Further, we identified work-related factors and organizational support as determinants of family outcomes on the organizational level. This level attributes to the management and organization-oriented focus of the family expatriation topic. The integration of the organizational level into our comprehensive framework is legitimated by the fact that the provision of organizational support has been identified as a positive predictor of family outcomes throughout IAs, for example for family willingness to relocate or for family adjustment (e.g., Brett and Stroh 1995; Malek et al. 2015).

Furthermore, the contextual setting of the host country has been demonstrated to influence family outcomes. We therefore allocate the location, culture as well as additional stakeholder within the environmental level. Consistent findings in the literature justify the integration of these factors into our framework. For instance, factors attributed to the location, such as the climate, security or healthcare have been found to impact family adjustment (e.g., Gupta et al. 2012). Moreover, cultural distance was uncovered to influence family willingness to relocate (e.g., Dupuis et al. 2008). Further, network size and breadth with regard to additional stakeholder groups, such as host country nationals was proven to influence family adjustment (e.g., Malek et al. 2015). In sum, we integrated theoretical as well as evidence based considerations in order to generate a multi-level framework of the determinants and dimensions of family outcomes. The framework is illustrated in Fig. 1.
Fig. 1

Multi-level framework of the family expatriation literature

In the following we continue with the analysis of the literature based on our framework. This section transmits in-depth knowledge of the family in the center of IAs and further verifies the generated multi-level framework. We observed similarities of determinants across our established categories. Thus, the same determinants influence family outcomes throughout IAs as illustrated in our framework. In order to prevent repetition, we structure our review based on the determinants with regard to the phase of the IA and make reference to the respective family outcomes analyzed. We begin with the family level determinants of family outcomes.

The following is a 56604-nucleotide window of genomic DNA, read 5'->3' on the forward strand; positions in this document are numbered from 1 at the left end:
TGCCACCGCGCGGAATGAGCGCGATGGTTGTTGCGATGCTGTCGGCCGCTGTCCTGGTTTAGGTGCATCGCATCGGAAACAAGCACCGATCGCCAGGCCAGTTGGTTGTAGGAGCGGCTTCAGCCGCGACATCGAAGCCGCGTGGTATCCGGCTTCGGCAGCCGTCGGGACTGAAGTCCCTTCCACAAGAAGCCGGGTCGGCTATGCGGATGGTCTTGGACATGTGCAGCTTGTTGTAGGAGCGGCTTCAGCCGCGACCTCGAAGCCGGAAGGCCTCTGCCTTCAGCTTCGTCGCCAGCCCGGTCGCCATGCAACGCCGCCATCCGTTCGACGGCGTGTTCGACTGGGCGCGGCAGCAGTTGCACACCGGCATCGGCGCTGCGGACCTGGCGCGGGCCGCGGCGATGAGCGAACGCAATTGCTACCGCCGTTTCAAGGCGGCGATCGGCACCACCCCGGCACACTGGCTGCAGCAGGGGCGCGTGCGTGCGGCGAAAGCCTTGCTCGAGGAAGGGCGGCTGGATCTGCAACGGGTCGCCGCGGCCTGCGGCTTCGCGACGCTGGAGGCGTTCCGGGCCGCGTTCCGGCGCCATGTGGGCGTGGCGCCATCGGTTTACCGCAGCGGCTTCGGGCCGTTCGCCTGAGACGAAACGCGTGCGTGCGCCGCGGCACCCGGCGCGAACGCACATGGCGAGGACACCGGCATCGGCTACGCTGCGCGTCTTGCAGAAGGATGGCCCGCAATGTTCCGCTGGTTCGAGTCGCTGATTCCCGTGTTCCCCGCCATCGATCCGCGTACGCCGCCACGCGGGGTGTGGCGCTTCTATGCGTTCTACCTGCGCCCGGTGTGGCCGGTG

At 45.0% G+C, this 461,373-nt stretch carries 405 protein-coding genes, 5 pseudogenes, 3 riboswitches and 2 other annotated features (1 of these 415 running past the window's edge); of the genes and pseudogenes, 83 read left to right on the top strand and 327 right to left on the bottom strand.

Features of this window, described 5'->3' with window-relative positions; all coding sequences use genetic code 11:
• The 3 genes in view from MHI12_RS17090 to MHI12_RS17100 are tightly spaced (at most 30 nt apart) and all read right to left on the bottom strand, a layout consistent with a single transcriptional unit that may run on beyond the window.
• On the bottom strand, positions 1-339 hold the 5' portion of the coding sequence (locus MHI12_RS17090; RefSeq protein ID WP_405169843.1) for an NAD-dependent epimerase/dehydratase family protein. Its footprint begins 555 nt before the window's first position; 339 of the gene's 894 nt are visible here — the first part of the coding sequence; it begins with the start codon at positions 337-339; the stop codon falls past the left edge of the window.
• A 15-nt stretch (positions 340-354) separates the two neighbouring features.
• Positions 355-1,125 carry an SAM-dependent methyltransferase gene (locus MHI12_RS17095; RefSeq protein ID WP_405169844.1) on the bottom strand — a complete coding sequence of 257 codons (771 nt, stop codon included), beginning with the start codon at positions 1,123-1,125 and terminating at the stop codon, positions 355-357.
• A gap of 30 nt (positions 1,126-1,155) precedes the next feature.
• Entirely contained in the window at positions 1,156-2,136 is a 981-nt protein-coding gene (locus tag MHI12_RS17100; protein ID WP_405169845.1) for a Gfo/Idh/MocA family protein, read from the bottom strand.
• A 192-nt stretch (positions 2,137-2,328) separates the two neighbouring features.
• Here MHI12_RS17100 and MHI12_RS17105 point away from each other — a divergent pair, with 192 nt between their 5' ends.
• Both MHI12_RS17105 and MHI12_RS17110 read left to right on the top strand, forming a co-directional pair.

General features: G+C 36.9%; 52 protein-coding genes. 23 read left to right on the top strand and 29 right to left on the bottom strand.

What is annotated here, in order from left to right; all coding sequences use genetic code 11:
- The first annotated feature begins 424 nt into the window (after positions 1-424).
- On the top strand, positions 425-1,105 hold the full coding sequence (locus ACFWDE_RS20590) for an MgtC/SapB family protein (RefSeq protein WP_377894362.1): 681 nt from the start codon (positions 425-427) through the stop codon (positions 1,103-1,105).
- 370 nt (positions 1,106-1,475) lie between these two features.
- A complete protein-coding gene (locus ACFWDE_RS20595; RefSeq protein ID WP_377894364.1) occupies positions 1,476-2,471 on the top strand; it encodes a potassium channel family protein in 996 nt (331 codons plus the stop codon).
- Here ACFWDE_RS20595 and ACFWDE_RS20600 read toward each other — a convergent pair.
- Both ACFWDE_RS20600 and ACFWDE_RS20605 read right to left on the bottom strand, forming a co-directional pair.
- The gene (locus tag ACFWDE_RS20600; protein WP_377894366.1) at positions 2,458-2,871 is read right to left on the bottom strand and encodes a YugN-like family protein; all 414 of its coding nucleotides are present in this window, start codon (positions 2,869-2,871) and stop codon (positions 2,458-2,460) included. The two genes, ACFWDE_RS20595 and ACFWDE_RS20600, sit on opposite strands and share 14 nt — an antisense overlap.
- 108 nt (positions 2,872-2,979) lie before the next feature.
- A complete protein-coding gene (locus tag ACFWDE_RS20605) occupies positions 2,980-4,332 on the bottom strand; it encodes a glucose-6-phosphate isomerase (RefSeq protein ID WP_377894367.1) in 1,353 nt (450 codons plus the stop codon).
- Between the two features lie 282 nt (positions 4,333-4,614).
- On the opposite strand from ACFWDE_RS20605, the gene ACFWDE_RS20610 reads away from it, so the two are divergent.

5 Family level determinants of family outcomes

5.1 Individual characteristics

Individual factors investigated as determinants of family outcomes in the literature are, for instance age, gender and education level (e.g., Brett and Stroh 1995; Konopaske et al. 2005). In the pre-assignment phase, these have been found to be predictors of family willingness to relocate (e.g., Brett and Stroh 1995). Moreover, previous international experience (van der Velde et al. 2005) as well as adventurousness (Konopaske et al. 2005) were found to moderate family willingness to relocate. Further, the stage of the career life-cycle of the expatriate as well as the spouse’s career orientation influence family willingness to relocate (e.g., Harvey 1995). More specifically, the spouse’s career orientation was discovered as one of the most influential negative predictors of family willingness to relocate (Konopaske et al. 2005). Punnett (1997) for instance, established three categories of the spouse’s career orientation: female spouses who do not expect to work during the IA, female spouses who do expect to work and male spouses who predominantly expect to work. Considering the spouse’s career orientation pre-assignment, Stephens and Black (1991) found that career oriented spouses were almost seven times as likely to be employed during the IA in contrast to non-career oriented spouses. Further, spouses with earnings above the median prior to the IA were more likely to find work during the IA than their lower-earning counterparts. In their conceptual paper, Harvey et al. (2009) proposed that curiosity and hope will provide the trailing spouse with the motivation to resolve the potential negative impact of the IA on the career path.